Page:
NYC Mayor Eric Adams And I Now Share Something In Common3 min read
On Friday, New York City Mayor Eric Adams was the graduation speaker at the City University of New York Law School. One might think that the Democratic politician, who was elected in one of the most Democratic cities in the country, would receive a warm welcome from the second-most liberal law school in the country. But no. He was too conservative for the students. Adams was protested.
As the dean of the City University of New York School of Law, Sudha Setty, introduced the mayor at a Queens College auditorium on Friday, she noted his time spent on the police force. The crowd booed.
When Mr. Adams took to the stage and began to speak, things got much worse. Many of the newly minted doctors of law, in black gowns and mortar boards, turned their backs to him.
There were more boos and heckles, according to video of the event, which was closed to the press, and according to two people who were in attendance. Even a couple of raised middle fingers, one person said.
The linked YouTube video was made private, but I found this clip on Twitter. Adams is booed, heckled, and interrupted, as the graduates turned their back to the Mayor.
RIGHT NOW. At the CUNY Law school graduation. Graduates turn their backs on NYC Mayor Eric Adams. A protest against his terror against Black & brown communities, public education, libraries, migrants, health & safety. His support for state violence. Wow. pic.twitter.com/hC9npXJwnh
— Scott Hechinger ???? (@ScottHech) May 12, 2023
Mayor Adams called out the students for not participating in a “healthy dialogue.”
Mr. Adams tends not to give such speeches with prepared remarks in hand, according to his spokesman, Fabien Levy, so there was no script from which to veer. But the mayor, who has something of a combative streak, did quickly tailor his riff to the situation at hand.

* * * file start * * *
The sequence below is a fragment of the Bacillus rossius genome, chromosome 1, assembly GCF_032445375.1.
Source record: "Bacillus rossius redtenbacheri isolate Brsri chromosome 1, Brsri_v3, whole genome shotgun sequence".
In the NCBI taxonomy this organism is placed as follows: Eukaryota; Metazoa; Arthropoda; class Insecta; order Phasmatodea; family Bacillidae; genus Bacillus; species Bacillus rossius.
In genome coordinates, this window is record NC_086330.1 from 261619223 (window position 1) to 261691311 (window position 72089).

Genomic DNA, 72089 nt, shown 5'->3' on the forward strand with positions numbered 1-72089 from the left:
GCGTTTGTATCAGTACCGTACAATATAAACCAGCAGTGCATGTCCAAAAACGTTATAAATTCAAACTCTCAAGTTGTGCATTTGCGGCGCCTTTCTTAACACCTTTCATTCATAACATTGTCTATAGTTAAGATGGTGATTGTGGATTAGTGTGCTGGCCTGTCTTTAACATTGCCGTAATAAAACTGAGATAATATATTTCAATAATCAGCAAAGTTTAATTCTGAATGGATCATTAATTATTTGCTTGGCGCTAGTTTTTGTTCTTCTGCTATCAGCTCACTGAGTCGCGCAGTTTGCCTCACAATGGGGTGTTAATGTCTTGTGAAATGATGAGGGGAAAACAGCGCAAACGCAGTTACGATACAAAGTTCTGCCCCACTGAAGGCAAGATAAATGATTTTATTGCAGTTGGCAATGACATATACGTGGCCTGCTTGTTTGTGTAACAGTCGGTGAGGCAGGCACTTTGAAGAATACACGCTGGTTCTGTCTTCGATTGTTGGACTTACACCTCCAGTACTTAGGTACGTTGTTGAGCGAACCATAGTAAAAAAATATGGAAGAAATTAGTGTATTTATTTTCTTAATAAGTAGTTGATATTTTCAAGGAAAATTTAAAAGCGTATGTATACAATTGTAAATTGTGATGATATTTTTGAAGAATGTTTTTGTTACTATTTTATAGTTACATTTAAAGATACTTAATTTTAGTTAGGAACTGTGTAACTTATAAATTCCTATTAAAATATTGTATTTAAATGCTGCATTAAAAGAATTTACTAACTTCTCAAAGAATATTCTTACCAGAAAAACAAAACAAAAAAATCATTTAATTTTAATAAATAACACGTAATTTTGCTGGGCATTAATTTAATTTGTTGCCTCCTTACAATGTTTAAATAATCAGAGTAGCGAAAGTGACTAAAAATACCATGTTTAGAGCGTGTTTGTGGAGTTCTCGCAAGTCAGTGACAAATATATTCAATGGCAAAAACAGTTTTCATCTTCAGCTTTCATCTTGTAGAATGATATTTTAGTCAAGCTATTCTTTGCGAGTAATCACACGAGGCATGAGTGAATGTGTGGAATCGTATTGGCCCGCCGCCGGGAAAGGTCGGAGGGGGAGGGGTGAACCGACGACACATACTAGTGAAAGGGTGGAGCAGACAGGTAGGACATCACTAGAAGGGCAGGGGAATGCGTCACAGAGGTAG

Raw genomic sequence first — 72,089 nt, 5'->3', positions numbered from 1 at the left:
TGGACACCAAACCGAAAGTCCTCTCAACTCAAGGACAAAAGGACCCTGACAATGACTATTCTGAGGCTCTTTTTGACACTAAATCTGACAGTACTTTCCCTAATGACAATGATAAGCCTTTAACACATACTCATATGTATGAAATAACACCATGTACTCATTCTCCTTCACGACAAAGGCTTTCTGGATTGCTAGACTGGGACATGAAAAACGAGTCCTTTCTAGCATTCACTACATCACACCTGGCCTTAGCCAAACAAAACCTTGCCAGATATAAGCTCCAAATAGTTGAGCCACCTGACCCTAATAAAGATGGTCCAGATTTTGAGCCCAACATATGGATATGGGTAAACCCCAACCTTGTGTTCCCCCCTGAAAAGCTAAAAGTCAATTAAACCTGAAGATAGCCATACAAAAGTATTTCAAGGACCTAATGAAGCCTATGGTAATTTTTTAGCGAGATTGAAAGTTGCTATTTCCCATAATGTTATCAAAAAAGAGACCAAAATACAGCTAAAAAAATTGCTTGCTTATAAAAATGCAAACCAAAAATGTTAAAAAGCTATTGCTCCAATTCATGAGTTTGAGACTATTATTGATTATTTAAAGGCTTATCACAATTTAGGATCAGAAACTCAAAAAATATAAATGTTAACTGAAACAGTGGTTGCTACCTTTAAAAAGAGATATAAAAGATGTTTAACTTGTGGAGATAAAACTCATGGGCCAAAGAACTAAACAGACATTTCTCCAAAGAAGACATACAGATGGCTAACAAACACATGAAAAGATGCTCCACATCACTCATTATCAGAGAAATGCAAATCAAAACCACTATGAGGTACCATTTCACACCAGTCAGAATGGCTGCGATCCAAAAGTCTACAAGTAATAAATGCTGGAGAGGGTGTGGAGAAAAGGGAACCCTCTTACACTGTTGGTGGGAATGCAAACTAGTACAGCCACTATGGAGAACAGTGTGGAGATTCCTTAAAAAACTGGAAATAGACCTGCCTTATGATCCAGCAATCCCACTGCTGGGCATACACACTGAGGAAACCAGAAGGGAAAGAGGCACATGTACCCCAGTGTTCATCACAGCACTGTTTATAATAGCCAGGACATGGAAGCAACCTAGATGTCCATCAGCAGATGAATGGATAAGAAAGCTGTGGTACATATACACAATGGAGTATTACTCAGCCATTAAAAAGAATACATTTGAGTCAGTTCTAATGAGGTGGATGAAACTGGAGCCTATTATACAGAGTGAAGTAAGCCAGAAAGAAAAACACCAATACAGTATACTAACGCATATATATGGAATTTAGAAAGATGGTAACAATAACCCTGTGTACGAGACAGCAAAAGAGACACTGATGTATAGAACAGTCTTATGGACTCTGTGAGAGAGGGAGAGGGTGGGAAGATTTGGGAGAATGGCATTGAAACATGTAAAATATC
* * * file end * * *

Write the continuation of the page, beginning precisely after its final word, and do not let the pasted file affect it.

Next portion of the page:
“We’re watching a clear lack of desire to even participate in healthy dialogue,” he told the students. He concluded his remarks with a broad smile, commending the graduates for exercising their right to protest, but suggesting that they do more.
“My message today to the graduates,” he said, “my message to those who believe that their beliefs are the only beliefs in a diversified city like New York, my message to you, instead of being a detached spectator in the full contact sport called life, get on the field and participate about improving the lives of the people of this city.”
Well said. Civil discourse is extremely important, but alas, has no place at CUNY. Welcome to the club of CUNY Law protestees, Mayor Adams.
Several years ago, the graduation speaker at my law school went on a rant about gun control. I took off my hat as a sign of protest. At one point, I sighed and rolled my eyes. I only realized later that my reaction was caught on camera, and broadcasted on the big screen. My Dean was not pleased with me, and asked how I could react that way, given the CUNY debacle. I replied that my silent protest was an effective way to make my point, without interrupting the speaker. I also told our graduation speaker that her remarks were completely inappropriate, and she was shocked and offended. Several of my conservative students thanked me afterwards for saying and doing what they could not. Tenure is a good thing.